MONTGOMERY, Ala. -- The Alabama House Judiciary Committee said again today that it plans to begin impeachment hearings on Gov. Robert Bentley starting Monday, despite the governor’s request for more time to review allegations against him.
But Mike Jones, the judiciary committee chairman, said Thursday it is time to address the case against the governor.
“It’s time to put this in front of us, let’s address it, and let’s get it behind us,” Jones said, while speaking on the floor of the Alabama House of Representatives. “We will proceed day-to-day until we complete the hearing process and a motion or a recommendation is made. We will then be coming to this body with that recommendation.”
Jones’s remarks come on the heels of findings Wednesday by the Alabama Ethics Commission that there is probable cause to believe the governor violated a state ethics law and committed three violations of state campaign finance law. The findings have been referred to the Montgomery County District Attorney's office so it can decide if criminal charges should be filed.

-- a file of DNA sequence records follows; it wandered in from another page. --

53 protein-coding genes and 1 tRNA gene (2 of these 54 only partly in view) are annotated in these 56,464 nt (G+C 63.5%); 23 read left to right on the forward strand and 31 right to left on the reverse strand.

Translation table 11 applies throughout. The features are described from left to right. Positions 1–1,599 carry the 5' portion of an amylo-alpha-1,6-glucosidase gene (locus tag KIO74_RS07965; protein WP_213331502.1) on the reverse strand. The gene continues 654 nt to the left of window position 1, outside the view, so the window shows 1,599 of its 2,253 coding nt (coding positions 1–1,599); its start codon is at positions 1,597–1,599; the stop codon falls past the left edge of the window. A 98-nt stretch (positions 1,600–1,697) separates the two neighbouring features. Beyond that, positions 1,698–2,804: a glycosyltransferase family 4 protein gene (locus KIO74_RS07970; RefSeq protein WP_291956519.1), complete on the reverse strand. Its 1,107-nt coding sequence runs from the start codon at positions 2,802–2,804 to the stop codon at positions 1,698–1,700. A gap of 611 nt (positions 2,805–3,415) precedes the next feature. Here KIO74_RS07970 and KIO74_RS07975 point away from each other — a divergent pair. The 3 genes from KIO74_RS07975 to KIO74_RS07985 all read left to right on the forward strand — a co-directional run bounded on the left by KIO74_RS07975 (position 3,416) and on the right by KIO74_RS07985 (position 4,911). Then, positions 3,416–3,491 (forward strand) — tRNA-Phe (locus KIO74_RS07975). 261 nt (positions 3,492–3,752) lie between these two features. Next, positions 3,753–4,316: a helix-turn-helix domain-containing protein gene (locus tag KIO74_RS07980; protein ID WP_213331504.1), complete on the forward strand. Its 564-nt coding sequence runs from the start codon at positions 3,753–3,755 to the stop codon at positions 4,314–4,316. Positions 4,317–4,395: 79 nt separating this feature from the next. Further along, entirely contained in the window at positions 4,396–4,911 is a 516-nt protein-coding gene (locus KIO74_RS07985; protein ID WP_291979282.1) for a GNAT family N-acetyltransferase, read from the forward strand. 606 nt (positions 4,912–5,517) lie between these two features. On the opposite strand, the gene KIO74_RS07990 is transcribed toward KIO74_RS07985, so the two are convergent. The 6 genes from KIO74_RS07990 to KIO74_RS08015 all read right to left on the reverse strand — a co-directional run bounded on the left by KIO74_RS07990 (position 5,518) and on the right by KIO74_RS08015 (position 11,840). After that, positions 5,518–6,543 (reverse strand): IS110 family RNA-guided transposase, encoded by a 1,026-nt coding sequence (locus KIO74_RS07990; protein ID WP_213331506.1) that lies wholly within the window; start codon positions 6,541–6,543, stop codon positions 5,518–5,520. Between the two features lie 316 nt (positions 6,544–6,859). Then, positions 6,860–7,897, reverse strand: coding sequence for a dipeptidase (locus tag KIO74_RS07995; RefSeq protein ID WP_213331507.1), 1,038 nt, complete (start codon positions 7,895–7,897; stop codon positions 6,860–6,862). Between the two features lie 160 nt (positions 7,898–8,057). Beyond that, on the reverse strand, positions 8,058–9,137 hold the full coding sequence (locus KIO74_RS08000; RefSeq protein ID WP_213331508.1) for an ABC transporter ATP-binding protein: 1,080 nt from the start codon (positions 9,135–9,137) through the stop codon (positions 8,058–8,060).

Alabama Senate President Pro Tem Del Marsh Thursday called for Bentley’s resignation, saying he could no longer effectively govern.
But Bentley rejected that request, saying he had no intention of resigning.
The governor’s lawyers have been critical of the judiciary committee schedule and the way evidence is to be presented, arguing it failed to provide Bentley with due process.
They had proposed a schedule that began with the committee’s Special Counsel Jack Sharman laying out his findings, including details of any alleged offenses by Bentley that could lead to his impeachment.
But the committee’s announcement today that hearings will begin Monday means the schedule laid out by Sharman – which includes the expected public release of his report Friday and the answer by Bentley to the charges the following Tuesday – is still in place.
Bentley’s impeachment counsel Ross Garber has argued Sharman has “hijacked” the process, but the committee backed Sharman. Garber has also argued that in prior rulings the Alabama Supreme Court has said an official facing impeachment deserves the highest level of due process.
Bentley’s lawyers still have the option of going to court to ask a judge to intervene and review if the committee’s approach preserves the governor’s rights.
Alabama law contains few details about how an impeachment process should work, but it does say that if an official is impeached by the House, he or she is removed from office. The official could only get their job back if they win a trial in the Alabama Senate.
If the judiciary committee recommends Bentley should be impeached, Sharman’s current schedule calls for a full House vote on impeachment on May 20.